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Metropolitan Tribunal


The Metropolitan Tribunal staff offers this information to the faithful of the Archdiocese of Newark whose marriages have ended, and who feel that those marriages were never true and sacramentally valid unions in the eyes of God. We hope that this information will correct common misconceptions about annulments and the annulment process. Above all, we assure those who, because of the heartbreak of an ended marriage, feel alienated from God and the Church, that the Tribunal staff is ready to offer them the comfort of the Lord's healing and reconciling presence. Anyone wishing to file an annulment petition is asked to go to their local parish, or any parish in the Archdiocese, so that someone there may give you the forms and assist you in filling them out.


Frequently Asked Questions

What Is An Annulment?

Unlike a divorce, which states that a marriage that once existed no longer does so, an annulment is a declaration by the Church that no valid sacramental marriage existed, because there was no true Sacrament of Marriage as the Church teaches it from the beginning. 

The Roman Catholic Church considers a marriage valid when:

  • It is celebrated in a ceremony which is acceptable according to Church law;
  • Both parties are free to marry each other;
  • Each partner intends, from the beginning of the marriage, to accept God's plan for married life as taught by the Church;
  • Each partner has the physical and psychological ability to live out the consent initially given to the marriage.

If any of these requirements is lacking from the beginning of the marriage, then the Tribunal, acting as the bishop's representative, can declare that marriage invalid.

The fact that a marriage is accepted for consideration by the Tribunal is no guarantee that an annulment will be granted. Grounds for annulment and positive proof must both be established.

Church declarations of nullity have no civil effects. Children born of the marriage maintain their legitimate status.

Who Needs An Annulment?

Anyone (Catholic or Non-Catholic) who was previously married and who wants to remarry in a Catholic ceremony should discuss with the priest who is preparing them the circumstances of their former marriage to determine if an annulment is necessary.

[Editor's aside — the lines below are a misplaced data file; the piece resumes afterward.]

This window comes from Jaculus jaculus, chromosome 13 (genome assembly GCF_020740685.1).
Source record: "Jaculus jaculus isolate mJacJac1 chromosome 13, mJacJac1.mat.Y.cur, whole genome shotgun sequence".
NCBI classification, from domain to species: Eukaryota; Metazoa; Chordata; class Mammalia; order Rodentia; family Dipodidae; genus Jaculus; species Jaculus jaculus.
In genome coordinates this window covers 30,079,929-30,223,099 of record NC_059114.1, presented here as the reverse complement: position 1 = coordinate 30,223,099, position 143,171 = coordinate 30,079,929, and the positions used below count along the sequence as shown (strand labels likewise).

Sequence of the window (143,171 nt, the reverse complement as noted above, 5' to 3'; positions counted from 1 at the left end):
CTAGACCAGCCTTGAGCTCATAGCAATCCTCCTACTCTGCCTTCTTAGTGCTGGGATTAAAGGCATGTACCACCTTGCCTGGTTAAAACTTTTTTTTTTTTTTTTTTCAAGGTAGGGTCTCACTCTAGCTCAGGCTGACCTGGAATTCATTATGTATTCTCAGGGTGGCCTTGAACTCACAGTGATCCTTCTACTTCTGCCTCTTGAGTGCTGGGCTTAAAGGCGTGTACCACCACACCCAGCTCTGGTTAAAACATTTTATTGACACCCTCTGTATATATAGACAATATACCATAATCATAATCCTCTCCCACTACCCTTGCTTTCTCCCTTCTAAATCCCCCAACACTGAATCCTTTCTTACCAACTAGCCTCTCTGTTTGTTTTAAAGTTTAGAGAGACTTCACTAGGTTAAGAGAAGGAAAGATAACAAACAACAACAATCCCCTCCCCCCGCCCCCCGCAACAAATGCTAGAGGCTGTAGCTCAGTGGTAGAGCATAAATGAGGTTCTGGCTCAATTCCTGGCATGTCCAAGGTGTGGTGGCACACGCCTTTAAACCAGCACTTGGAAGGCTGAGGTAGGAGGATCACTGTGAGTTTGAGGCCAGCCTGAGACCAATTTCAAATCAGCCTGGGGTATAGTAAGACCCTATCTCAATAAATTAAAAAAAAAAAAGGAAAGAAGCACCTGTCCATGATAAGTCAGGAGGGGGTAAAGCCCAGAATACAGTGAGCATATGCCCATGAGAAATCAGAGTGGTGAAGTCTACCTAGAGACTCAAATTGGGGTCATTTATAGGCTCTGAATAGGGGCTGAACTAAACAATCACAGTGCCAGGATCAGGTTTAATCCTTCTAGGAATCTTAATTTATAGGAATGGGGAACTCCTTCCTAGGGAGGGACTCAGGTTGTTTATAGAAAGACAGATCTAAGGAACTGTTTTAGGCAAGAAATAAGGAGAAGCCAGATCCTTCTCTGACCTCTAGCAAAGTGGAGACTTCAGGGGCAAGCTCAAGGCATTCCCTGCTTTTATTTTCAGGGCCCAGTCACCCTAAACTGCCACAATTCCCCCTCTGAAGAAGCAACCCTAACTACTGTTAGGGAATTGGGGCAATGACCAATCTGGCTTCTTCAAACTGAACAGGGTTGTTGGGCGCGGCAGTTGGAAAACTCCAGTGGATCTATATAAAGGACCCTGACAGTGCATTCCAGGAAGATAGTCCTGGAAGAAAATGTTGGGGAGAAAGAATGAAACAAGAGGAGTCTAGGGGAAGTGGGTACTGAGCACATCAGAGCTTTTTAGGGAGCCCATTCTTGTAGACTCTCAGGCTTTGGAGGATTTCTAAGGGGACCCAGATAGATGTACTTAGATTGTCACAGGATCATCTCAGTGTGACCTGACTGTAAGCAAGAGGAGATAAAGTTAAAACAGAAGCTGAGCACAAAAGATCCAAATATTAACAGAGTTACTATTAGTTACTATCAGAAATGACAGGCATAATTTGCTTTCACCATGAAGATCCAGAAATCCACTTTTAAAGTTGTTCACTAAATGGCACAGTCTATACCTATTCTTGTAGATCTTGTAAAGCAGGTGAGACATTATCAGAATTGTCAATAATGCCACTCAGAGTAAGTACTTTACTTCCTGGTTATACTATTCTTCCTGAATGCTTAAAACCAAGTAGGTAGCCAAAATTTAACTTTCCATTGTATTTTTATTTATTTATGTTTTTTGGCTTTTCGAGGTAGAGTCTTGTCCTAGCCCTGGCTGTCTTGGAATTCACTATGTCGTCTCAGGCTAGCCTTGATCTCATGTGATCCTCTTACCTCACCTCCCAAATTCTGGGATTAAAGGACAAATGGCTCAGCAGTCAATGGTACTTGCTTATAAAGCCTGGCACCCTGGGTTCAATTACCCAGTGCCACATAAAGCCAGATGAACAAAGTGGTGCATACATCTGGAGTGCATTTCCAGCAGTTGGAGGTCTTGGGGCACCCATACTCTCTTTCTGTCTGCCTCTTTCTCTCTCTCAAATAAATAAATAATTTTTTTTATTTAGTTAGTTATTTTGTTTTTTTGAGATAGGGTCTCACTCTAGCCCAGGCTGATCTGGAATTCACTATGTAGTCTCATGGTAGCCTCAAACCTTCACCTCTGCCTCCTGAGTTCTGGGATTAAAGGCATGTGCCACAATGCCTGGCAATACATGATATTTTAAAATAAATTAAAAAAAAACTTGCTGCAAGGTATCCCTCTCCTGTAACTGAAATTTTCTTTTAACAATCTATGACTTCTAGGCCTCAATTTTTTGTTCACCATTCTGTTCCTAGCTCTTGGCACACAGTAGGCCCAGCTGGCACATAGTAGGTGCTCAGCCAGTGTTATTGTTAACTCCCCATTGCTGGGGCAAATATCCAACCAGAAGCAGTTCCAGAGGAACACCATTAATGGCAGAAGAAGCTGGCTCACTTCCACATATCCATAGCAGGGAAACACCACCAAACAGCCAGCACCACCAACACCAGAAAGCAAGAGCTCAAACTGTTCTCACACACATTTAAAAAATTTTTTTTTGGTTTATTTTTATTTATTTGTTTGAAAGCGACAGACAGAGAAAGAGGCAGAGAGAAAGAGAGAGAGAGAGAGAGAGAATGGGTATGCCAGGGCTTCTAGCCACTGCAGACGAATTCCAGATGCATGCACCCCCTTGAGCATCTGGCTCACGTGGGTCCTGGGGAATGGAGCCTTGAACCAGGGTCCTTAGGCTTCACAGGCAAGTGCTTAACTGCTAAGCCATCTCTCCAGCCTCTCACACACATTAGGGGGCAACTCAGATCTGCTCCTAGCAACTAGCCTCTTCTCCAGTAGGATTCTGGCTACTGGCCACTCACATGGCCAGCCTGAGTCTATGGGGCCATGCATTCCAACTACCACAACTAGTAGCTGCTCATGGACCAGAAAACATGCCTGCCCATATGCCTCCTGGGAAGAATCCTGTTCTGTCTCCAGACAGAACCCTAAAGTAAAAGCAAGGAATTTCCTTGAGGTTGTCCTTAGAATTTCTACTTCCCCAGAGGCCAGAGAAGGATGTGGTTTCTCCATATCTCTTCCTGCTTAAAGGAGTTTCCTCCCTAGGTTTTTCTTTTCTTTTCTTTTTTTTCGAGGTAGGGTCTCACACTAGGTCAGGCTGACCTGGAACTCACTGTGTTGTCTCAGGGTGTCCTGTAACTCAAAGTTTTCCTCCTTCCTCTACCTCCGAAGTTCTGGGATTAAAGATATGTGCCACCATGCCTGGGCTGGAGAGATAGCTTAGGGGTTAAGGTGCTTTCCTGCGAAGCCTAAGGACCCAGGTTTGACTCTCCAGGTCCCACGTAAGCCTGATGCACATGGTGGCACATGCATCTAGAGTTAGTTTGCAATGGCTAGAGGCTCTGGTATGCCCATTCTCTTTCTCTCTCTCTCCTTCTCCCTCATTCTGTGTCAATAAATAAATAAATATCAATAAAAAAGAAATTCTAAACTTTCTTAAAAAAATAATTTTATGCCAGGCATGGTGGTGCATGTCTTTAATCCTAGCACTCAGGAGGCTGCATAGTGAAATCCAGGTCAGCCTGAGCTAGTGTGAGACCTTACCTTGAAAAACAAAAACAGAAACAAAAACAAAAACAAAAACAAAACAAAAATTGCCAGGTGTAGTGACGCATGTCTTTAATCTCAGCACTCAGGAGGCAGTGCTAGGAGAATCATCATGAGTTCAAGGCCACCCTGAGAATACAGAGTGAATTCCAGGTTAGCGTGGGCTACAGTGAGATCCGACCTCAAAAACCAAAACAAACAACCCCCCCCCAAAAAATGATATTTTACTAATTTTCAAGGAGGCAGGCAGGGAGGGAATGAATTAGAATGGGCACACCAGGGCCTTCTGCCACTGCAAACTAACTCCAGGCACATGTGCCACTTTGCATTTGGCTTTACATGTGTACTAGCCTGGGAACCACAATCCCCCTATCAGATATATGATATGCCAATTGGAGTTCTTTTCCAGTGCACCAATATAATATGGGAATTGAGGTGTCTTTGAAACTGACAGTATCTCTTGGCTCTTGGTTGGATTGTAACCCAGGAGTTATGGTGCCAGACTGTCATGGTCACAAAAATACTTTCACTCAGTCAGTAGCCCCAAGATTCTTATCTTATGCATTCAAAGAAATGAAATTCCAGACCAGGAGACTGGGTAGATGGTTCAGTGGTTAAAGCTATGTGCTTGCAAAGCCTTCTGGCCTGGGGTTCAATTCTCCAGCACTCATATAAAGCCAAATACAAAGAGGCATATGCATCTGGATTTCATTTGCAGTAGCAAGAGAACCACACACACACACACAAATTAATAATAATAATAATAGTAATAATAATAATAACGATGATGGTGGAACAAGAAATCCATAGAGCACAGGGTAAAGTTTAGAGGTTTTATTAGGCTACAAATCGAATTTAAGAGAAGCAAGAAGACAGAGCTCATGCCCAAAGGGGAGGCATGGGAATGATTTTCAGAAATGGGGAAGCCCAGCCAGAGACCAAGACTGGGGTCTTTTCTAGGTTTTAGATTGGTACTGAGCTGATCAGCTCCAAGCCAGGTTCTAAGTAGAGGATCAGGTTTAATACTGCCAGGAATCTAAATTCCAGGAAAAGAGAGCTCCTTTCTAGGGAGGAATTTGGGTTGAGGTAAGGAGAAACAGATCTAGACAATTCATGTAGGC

What Is The Metropolitan Tribunal?

The bishop is the chief Teacher and Shepherd for those in his diocese. At times, it is necessary for the bishop to decide whether the teaching and sanctifying mission of the Church is being carried out in accordance with the Gospel message. In doing so, he acts as the chief judge concerning the practice of the Christian faith. Since the bishop cannot act personally as judge in all these matters, he delegates certain individuals as members of the Tribunal, or Church court, to act in his name. Most problems presented to the Tribunal for judgment deal with the validity of the sacrament of Marriage. Persons who believe that their marriages were invalid in the eyes of God and the Church, petition the Tribunal to declare their marriage null and void. The work of the Tribunal mainly involves the process of investigating and arriving at the truth of such petitions.

What Is Involved In The Annulment Process?

The Roman Catholic Church is divided geographically into dioceses. Each Catholic diocese has a Tribunal to judge marriage cases for which it is competent. To be competent to handle a case, a diocese must have one of the following:

  • The marriage must have been celebrated within the diocese.
  • The Respondent (the former spouse of the person petitioning for the annulment) must reside within the diocese

If only the Petitioner resides within the diocese, permission may be obtained for that diocese to hear the case. The Archdiocese of Newark encompasses the counties of Bergen, Essex, Hudson and Union. Therefore, for the Archdiocese of Newark to handle an annulment case, either one of the parties to the marriage must live in one of those counties, or the marriage must have been celebrated in one of those counties. Again, every Catholic diocese has a tribunal, and the procedure is similar in each diocese. Therefore much of the following information will be useful wherever a person petitions.